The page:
picked out and the corresponding structure parameters
can be updated. Then other parameters are ready to opti-
mized. This process is repeated until no improvements on
and F are achieved.
The final results are summarized in Table 2 and com-
pared with that of the 3PS-DFB reported in literature [5]
and QWS-DFB. It is clear that the optimized asymmetric
3CPM-DFB have big advantages with much higher
and extremely low F. And the optimized structure
parameters are as follows: = 0.135, 3= 0.78, 1=
0.26, = 0.23, = 0.29, = 1.7,
2.3 1
0 ,
 2
3. , 4 3
3, 1.4 10
 Figure
2 shows the mode distribution of this optimized structure.
Table 2.
L, F and for several laser structures.
Laser Structure
F th
Optimized 3CPM-DFB 0.97 0.009 1.14
QWS-DFB 0.73 0.3 0.7
Optimized 3PS-DFB[5] 0.78 0.01 1.18
Figure 2. Mode distribution of the optimized structure.
Copyright © 2013 SciRes. OPJ
Q. ZUO ET AL. 59
3. Above Threshold Analysis
Even if the threshold analysis presents a good perform-
ance of the optimized 3CPM-DFB, an above threshold
analysis is essential to assess the effect of SHB on the
laser performance with the increasing injection current.
In the above threshold regime, the longitudinal inho-
mogeneities of the photo density, the carrier density and
the refractive index have to be considered. The basic
model is TMM together with rate equation. The details of
lasing mode and side mode analysis are clearly presented
in reference [5-6].
Figure 3 shows the longitudinal distribution of the
photon density in the optimized asymmetric 3CPM-DFB
laser under different biasing currents. Due to the stimu-
lated emission, gradual increase of the photon number in
the whole structure can be observed. The meaningful
feature is that the difference between the central photon
density and the escaping photon densities at the facets is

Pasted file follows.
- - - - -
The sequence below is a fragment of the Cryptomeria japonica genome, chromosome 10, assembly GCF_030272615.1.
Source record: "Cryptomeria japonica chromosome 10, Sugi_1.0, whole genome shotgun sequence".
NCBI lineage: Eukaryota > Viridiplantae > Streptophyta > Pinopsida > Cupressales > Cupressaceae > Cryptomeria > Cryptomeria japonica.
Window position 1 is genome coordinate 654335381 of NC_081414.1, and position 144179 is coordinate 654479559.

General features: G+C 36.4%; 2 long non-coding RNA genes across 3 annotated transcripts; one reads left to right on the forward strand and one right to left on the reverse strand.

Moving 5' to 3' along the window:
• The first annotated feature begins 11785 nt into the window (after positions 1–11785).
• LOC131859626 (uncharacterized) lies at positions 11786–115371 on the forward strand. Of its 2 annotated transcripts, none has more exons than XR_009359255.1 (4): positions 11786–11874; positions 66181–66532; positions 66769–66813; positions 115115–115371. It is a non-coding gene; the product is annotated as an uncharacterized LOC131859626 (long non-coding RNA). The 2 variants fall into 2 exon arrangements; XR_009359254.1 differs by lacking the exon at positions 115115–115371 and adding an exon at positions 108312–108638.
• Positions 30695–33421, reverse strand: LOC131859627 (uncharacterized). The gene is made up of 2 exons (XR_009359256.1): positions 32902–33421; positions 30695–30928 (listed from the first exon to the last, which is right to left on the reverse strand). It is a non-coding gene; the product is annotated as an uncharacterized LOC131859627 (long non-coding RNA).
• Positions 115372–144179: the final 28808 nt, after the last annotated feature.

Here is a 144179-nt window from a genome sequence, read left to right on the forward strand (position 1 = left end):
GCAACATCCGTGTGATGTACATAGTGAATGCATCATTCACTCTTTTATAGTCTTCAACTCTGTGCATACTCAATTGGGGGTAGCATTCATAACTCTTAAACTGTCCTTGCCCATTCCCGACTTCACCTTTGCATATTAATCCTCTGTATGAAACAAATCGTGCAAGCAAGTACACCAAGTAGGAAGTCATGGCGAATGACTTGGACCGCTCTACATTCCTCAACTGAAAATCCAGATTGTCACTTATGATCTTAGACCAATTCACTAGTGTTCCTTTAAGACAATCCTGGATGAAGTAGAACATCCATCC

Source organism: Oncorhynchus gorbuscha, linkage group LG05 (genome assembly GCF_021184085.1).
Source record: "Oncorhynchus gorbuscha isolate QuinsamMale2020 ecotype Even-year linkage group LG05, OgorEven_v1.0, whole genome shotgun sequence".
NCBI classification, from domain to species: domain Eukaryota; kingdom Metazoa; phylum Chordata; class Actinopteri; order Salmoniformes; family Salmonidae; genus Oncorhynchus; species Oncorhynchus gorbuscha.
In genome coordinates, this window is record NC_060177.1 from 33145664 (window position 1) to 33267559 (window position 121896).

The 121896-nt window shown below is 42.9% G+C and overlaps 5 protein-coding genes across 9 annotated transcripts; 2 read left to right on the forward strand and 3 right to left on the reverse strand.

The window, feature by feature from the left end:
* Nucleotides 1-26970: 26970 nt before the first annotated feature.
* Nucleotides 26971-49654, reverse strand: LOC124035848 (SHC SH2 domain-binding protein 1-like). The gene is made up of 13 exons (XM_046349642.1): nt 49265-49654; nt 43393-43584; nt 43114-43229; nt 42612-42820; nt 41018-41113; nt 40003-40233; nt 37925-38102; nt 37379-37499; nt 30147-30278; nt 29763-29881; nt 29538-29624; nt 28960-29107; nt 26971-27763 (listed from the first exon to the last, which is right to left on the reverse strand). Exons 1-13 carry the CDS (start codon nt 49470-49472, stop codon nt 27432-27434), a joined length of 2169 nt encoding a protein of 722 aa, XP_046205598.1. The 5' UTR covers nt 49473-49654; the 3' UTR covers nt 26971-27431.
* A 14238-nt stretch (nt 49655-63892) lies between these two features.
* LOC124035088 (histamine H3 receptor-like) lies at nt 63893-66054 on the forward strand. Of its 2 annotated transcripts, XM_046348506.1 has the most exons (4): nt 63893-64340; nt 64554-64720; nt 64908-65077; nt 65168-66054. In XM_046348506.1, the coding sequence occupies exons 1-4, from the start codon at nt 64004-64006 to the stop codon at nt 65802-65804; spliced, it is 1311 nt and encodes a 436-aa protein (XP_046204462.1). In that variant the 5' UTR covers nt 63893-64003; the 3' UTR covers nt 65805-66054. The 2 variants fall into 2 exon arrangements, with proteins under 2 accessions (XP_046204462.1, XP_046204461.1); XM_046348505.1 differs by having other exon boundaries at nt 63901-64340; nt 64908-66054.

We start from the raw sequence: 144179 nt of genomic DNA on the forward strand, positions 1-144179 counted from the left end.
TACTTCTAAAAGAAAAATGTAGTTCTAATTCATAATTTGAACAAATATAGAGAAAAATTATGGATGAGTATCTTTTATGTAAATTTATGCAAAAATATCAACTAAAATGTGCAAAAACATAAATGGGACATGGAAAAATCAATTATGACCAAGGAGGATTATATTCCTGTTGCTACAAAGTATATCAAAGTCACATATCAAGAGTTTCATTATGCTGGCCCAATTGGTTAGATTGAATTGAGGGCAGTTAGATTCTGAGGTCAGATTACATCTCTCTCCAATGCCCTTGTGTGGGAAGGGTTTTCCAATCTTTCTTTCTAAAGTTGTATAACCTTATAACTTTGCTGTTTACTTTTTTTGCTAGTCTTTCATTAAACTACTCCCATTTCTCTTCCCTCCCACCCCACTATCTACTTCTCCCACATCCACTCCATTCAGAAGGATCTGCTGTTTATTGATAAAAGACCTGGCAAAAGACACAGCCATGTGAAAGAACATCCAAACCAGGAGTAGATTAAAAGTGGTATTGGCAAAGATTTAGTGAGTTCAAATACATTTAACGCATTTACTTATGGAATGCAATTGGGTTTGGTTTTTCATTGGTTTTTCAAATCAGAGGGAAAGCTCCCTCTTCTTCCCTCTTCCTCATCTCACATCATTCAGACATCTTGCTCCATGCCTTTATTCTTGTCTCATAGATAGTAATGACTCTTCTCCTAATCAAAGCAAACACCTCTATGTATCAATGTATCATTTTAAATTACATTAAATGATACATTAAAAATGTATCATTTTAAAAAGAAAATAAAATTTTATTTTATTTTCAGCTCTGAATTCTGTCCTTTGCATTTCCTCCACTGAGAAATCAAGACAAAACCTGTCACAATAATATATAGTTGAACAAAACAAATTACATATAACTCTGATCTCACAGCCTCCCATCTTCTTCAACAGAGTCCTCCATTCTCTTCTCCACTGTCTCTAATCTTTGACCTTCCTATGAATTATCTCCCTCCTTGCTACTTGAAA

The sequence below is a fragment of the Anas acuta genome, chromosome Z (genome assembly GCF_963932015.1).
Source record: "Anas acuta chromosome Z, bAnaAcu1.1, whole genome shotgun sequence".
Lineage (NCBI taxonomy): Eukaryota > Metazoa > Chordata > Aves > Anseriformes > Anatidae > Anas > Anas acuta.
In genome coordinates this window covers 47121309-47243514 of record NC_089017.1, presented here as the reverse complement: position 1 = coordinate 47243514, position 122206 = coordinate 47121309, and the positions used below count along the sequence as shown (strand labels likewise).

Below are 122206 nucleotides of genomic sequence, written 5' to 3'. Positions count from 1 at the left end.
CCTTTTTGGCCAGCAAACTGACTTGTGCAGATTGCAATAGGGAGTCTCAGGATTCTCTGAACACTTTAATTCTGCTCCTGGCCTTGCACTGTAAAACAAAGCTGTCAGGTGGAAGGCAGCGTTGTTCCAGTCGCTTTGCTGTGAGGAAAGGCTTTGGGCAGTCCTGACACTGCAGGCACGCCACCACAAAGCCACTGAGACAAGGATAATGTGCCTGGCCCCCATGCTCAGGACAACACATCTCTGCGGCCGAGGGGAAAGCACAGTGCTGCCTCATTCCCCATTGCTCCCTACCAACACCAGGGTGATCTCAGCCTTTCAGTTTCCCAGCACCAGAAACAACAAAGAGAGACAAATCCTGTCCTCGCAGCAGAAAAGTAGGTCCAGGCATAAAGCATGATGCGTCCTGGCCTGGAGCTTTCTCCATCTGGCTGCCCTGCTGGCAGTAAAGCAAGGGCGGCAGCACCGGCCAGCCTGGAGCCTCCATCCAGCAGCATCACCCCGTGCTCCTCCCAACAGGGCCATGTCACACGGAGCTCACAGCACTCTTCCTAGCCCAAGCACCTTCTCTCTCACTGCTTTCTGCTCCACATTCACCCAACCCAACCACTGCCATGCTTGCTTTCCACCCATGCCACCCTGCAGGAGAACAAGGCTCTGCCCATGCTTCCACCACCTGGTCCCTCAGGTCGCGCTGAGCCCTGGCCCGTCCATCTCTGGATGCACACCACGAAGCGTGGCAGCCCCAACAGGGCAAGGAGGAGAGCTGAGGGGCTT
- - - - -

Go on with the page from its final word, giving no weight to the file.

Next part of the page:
very small. This is beneficial when taking the emitted
power into consider.
The mode selectivity of the optimized asymmetric
3CPM-DFB versus biasing current is shown in Figure 4,
compared with that of the optimized 3PS-DFB in refer-
ence [5] and QWS-DFB. Undoubtedly, the optimized
3CPM-DFB is the best and very stable. On the contrary,
there are different degrees decreasing of mode selectivity
versus current both in 3PS-DFB and QWS-DFB. This
represents the optimized 3CPM-DFB is immune to the
4. Conclusions
An asymmetric 3CPM-DFB laser grating structure has
been proposed and analyzed in the threshold and above
threshold regime. The optimized 3CPM-DFB has ex-
tremely high mode selectivity and low field flatness. The
Figure 3. Longitudinal distribution of the photon de nsity in
the optimized structure under different biasing currents.
Figure 4. Mode selectivity vs. current injection of the opti-
mized structure, the optimized 3PS-DFB of reference [5]
and the QWS-DFB laser structures.
above threshold analysis shows the longitudinal distribu-
tion of photon density is still flat enough and mode selec-
tivity is still very high even under 5th
, representing this
optimized 3CPM-DFB laser is immune to SHB with high
stable single mode operation and very suitable to modern
optical communication system.
5. Acknowledgements
This work was supported by the Special Project on De-
velopment of national key scientific instruments and
equipment of China (Grant No. 2011YQ16000205); the
National key technology R&D program of China (Grant
No. 2009BAH49B01), and the Chinese National Science
and Technology Plan 863 (No 2011AA010304).